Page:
“These people are not at all dangerous in any way. None of the people who are at the detention centre have any criminal record.” – Richard Renshaw, a Roman Catholic priest who regularly visits migrants in detention centres.
There have been several events and protests at Concordia University, and in Montreal, over the past couple of years over concerns about asylum seekers in migrant detention centres in Canada.
In 2016, the federal government released its plan to replace the current migrant detention centres across the country through their National Immigration Detention Framework. The government allocated up to $138 million to transform the immigration detention system in Canada.
“The Government of Canada is committed to exercising its responsibility for detentions to the highest possible standards, with physical and mental health and well-being of detainees, as well as the safety and security of Canadians as the primary considerations,” said Ralph Goodale, Minister of Public Safety and Emergency Preparedness in a public statement.
Richard Renshaw, a Roman Catholic priest who pays friendly visits to migrants in detention centres, said recent protests started in 2011. “In a number of detention centres, there was a hunger strike of the people inside, refugees that were being held there, because of the conditions,” he said.
The latest event was an information session held on Nov. 20 at the Quebec Public Interest Research Group at Concordia, hosted by QPIRG McGill and Solidarity Across Borders, a migrant justice organization based in Montreal.
“The men and women are separated, and usually the children are kept with the women,” said Renshaw. “They can see each other during visiting hours.”
Renshaw explained that in some cases when Canada tries to negotiate with the country of origin of asylum seekers to return them, the negotiation could take years – so they must stay in the detention centres or prisons until it is resolved.
But some said building new detention centres would not be enough to fix the situation- there needs to be systemic change.
SAB and other grassroots groups have been fighting the construction of the replacement migrant detention centre in Laval since 2016. The movement demands the construction to stop and for “Canada to cease using detention to control and limit the movement of migrants.”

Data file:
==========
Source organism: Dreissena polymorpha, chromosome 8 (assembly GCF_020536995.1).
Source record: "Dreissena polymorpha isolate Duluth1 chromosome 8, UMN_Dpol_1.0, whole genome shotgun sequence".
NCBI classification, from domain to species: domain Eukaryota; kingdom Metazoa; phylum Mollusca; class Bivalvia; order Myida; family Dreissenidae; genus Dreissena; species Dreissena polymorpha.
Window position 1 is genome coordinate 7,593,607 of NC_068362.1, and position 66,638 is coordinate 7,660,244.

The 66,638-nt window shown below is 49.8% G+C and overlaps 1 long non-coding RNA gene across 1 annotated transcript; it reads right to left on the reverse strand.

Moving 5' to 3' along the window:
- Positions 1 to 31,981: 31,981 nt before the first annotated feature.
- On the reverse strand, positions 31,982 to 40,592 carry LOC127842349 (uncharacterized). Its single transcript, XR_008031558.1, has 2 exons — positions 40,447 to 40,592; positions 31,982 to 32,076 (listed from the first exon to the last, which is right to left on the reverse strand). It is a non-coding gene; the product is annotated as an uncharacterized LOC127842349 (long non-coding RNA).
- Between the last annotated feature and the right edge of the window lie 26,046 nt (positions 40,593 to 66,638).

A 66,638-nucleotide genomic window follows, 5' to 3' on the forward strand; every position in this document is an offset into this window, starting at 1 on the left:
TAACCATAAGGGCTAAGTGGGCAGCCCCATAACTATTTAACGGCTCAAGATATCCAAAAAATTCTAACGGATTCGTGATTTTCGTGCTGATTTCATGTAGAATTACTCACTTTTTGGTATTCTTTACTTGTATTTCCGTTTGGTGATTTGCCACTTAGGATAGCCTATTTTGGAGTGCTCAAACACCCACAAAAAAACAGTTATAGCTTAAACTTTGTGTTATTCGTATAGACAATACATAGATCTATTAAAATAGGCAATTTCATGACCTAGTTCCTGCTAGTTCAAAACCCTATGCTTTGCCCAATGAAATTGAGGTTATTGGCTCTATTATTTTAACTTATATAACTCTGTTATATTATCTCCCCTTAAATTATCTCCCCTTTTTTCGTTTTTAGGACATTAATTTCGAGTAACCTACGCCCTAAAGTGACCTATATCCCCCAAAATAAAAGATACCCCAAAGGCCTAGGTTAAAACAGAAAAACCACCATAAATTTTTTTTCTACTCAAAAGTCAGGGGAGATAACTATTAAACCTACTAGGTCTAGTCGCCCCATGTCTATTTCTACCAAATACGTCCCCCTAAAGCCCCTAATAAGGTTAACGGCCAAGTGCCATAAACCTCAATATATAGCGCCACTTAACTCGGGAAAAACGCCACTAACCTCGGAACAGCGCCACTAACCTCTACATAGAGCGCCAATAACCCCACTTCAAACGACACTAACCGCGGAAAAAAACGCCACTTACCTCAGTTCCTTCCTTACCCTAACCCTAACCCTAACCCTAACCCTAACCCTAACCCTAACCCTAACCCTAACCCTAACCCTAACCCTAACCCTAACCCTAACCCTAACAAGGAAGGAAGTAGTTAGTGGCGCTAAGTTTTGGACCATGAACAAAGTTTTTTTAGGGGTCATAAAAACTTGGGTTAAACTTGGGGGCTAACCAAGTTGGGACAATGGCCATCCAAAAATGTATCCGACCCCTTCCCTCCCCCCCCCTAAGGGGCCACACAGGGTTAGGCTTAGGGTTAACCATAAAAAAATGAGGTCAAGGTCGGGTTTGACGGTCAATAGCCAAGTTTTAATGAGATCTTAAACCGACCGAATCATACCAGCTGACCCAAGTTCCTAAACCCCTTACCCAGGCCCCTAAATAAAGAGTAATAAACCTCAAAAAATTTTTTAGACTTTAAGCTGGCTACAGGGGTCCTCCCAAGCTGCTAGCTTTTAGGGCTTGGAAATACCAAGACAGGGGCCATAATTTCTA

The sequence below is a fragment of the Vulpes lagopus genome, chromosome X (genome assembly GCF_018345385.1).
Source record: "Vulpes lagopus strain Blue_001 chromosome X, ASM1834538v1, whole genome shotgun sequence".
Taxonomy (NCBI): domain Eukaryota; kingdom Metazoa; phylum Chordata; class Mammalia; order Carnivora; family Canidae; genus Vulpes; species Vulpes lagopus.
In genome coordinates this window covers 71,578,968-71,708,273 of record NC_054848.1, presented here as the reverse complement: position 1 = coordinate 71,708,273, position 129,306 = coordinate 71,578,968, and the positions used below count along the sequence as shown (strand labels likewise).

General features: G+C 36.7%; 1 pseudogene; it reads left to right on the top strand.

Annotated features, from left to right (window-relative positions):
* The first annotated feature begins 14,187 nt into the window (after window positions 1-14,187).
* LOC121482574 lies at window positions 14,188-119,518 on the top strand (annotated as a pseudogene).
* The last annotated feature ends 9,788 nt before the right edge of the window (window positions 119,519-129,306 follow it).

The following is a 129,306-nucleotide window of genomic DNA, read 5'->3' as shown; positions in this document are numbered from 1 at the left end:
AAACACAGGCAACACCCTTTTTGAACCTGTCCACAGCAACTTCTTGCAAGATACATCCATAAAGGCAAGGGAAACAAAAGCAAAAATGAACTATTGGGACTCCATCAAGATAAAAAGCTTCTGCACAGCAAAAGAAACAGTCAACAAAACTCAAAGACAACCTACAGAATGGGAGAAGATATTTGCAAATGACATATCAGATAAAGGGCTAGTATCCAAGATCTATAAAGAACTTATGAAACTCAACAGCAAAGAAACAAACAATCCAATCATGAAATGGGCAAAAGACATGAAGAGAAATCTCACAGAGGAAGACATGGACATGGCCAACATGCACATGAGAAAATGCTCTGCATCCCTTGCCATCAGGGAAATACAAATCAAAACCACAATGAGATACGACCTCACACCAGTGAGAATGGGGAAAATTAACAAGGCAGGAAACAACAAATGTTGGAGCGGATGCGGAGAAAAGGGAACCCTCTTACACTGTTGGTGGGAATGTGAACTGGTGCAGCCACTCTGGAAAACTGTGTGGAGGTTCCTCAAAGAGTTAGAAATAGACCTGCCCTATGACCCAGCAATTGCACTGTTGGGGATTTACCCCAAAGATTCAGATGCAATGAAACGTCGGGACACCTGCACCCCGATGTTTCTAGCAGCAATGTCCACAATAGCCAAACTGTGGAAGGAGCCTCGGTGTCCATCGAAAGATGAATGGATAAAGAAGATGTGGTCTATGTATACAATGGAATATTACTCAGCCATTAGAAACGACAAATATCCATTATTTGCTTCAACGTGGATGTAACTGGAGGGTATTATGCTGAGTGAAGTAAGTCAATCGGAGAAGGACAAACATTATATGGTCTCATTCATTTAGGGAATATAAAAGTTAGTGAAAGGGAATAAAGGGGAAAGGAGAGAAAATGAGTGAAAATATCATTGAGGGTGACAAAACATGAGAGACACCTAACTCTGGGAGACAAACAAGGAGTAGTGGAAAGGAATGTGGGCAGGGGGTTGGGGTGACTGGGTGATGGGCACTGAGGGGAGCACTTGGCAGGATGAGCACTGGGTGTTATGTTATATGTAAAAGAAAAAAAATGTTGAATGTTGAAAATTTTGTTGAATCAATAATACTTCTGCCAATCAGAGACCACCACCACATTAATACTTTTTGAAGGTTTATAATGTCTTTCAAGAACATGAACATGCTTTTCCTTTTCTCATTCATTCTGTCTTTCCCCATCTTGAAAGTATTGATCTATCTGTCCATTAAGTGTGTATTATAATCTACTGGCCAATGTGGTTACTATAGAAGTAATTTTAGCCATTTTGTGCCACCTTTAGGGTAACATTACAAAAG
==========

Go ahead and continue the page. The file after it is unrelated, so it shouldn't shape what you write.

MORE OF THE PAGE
There are now three official migrant detention centres in the nation, one in Toronto, Vancouver, and Laval. According to data found on the government of Canada website, Quebec sees the most asylum claims in the country; 97 per cent this year so far. In provinces and cities that do not have a migrant detention centre, migrants are placed in jail.
“A third of the people who get sent to detention end up in actual prisons,” said Renshaw.
Renshaw said the main reasons people are detained is because the border agent who processes them feels they might not show up to their upcoming hearing, or because they are unsure about their background or their identity. If there is any hesitation, they are put into detention.
According to data gathered by the government of Canada, this year, between January and October, 97 per cent of asylum seekers have entered through Quebec, totaling 13,372 people so far.
The Laval Immigration Holding Centre (LIHC) has a capacity of 109 people, and according to Stop the Prison, the new one that will be replacing the LIHC will have a total capacity of 158. Canada Border Services Agency (CBSA) said at any given time there is an average of 450 to 500 individuals detained under the Immigration and Refugee Protection Act.
Renshaw said the LIHC will be run as a medium-security prison, as that is the standard that the CBSA uses.
“They can be there for three or four days while they work things out, or they can be there for a month, or a year, or five years – there’s no limit,” said Renshaw.
Only the people who are detained or work at the centres see the inside. Visitors are allowed in the visitation room and nowhere else.
“They’ve told me that they have rooms where there are four or five in the same room, and they have meals which are standard, rather unspiced bland food,” said Renshaw. “These people are not at all dangerous in any way. None of the people who are at the detention centre have any criminal record.”
Renshaw said protesters believe the system is ““retraumatizing traumatized people, for no particular benefit to society. They could be out working, and getting integrated into the society they’ve come to and want to be a part of.”
Graphic by Victoria Blair